Well, I arrived safely home again after traveling out to Louisville to score Advanced Placement exams. With the airport pat down, the boarding of the plane and was subsequent deplaning due to weather related concerns, and the chaos of BWI’s parking shuttle system, there were moments I wasn’t sure I would ever get home. But, I did. There were a few moments of reflection that I had during my trip though.
I’ve been grading AP exams for 8 years; I started the summer between my two grad school years. That means that the AP readings have spanned my entire professional career. I’ve gone from living in basically a renovated porch to being a homeowner since then. I’ve gone from not knowing where I would work when I “grew up” to having a job where, all things considered, I’m pretty spoiled.
And, it’s interesting to see how the AP experience has changed along with those changes. I remember the first year that I was there people said obnoxious things like, “Oh, we heard they really needed readers this year,” as if I was the pond gunk scraped from the bottom (though don’t get me wrong, there were kind, gracious readers too who I still talk to when I see them in the summer). And, now, when I’m there, instead of mumbling out the fact that I’m a grad student, I don’t quite know how to introduce myself to the group. Should I say I teach freshmen research and leave it at that? mention that I direct the writing center? say that I chair a department?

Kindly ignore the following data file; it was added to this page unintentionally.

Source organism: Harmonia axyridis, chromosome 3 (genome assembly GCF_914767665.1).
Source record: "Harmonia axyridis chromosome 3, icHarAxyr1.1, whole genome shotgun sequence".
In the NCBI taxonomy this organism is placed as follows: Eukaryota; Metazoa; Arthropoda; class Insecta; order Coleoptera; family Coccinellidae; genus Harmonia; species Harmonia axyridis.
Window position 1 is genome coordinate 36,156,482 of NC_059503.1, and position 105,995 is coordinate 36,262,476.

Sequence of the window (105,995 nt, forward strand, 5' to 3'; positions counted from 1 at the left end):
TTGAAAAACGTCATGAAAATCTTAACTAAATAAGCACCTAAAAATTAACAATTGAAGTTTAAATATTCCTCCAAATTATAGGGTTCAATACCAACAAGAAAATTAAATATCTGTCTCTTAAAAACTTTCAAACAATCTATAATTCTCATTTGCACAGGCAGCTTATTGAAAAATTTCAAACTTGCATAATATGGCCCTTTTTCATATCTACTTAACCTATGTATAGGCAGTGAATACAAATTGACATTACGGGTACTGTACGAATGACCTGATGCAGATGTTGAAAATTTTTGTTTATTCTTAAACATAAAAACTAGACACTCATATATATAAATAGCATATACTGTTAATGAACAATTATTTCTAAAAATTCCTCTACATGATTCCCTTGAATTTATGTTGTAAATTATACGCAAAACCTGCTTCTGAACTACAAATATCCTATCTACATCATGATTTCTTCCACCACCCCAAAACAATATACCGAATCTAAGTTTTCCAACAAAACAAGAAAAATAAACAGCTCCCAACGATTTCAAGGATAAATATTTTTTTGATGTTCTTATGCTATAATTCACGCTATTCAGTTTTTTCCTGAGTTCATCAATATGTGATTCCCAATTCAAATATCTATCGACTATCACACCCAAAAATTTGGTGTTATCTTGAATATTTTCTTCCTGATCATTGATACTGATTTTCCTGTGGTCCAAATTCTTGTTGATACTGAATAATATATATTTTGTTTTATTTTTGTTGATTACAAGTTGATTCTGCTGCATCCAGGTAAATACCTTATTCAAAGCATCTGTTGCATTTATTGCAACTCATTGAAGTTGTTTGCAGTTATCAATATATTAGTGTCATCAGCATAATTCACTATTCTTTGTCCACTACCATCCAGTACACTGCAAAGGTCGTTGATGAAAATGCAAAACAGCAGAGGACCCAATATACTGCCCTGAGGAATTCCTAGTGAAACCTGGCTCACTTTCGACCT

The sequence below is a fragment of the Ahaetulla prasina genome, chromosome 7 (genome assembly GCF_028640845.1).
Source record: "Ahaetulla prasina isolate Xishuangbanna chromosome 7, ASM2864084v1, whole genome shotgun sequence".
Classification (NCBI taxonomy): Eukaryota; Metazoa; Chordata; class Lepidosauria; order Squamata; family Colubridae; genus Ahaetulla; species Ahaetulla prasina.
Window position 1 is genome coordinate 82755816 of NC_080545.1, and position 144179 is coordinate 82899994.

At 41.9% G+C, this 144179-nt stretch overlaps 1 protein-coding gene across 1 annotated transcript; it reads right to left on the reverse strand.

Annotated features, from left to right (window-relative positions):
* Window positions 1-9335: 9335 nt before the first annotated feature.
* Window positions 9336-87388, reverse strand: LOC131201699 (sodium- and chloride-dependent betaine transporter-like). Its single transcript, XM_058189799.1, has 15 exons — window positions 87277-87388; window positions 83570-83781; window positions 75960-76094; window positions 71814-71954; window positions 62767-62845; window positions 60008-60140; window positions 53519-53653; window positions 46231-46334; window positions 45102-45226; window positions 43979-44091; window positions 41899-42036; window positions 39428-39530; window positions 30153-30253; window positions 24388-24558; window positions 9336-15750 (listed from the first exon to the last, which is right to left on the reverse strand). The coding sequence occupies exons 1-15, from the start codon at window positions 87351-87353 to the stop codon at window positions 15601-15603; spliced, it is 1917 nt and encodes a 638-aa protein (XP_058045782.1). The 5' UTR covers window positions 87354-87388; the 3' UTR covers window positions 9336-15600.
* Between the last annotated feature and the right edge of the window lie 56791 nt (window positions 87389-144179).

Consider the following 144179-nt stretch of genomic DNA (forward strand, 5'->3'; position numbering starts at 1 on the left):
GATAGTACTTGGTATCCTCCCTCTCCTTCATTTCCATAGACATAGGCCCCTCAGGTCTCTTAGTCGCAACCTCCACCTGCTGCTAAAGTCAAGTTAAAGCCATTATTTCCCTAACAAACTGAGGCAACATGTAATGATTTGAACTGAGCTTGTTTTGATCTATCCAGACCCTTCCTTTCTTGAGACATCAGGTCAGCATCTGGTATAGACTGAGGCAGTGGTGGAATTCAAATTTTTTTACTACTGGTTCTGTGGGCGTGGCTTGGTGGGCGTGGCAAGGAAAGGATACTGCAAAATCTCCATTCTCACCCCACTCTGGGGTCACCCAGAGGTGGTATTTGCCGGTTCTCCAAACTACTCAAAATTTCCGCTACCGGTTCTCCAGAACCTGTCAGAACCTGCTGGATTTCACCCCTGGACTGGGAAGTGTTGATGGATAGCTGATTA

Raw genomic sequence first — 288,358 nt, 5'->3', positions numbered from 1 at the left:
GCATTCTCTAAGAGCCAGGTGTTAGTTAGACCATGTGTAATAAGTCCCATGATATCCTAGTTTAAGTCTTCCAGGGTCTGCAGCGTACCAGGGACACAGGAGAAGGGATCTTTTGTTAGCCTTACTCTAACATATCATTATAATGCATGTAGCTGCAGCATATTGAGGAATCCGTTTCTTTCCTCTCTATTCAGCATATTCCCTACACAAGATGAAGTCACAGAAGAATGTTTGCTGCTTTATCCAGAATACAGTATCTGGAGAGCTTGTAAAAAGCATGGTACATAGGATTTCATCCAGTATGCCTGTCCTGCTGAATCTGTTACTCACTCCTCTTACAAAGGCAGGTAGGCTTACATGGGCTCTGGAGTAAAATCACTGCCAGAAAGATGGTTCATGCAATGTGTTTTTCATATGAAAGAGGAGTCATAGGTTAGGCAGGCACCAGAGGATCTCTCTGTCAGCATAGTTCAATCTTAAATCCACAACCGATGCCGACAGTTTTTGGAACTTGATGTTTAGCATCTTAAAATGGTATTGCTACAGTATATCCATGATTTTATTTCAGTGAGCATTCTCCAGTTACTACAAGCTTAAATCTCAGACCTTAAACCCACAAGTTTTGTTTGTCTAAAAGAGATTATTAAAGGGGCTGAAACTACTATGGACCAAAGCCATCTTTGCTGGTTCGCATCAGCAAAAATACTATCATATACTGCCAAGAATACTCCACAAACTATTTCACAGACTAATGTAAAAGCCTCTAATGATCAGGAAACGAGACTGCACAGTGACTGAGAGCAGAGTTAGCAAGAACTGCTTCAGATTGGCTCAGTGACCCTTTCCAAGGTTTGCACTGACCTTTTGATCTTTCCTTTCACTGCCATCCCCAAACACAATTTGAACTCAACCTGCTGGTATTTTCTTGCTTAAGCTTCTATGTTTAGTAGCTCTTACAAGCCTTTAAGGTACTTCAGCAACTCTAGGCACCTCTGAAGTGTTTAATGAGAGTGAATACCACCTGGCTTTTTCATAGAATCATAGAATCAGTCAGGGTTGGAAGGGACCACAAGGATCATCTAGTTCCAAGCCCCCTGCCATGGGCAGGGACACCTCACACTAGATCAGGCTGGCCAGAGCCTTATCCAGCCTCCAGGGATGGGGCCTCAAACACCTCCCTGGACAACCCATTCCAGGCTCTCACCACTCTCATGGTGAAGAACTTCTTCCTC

I noticed this new professional lens in discussions with my roommates too. I don’t talk much about specific assignment development anymore. Instead, we’d talk about institutional assessment, curriculum revision, and other things that weren’t even on my radar in grad school.
But, the trip reminded me that the grad school days were different but good as well. Aspects of it felt like going home. I got to stay with my amazing friends Joe and Sara, who are planning a church in Indiana this fall. I was reminded that for me grad school was a time that cemented my belief that authentic communities are 100% crucial for spiritual and personal health. I was always welcome in their home and even in their extended family. Once their family even let me have Easter dinner with them in the NICU. This year reminded me of the blessings of the past. It was good to catch up with this couple, and since I visited over Father’s Day weekend, they invited me to tag along to Sunday dinner with the extended family. As soon as I walked in, Sara’s mom said, “How are you J Dub?” (my grad school nickname). I sat down to dinner with them, was reminded of the blessings of the past and was inspired about what I want in the future. I want to cultivate a family that extend hospitality with joy, that makes people feel welcome, that has open arms.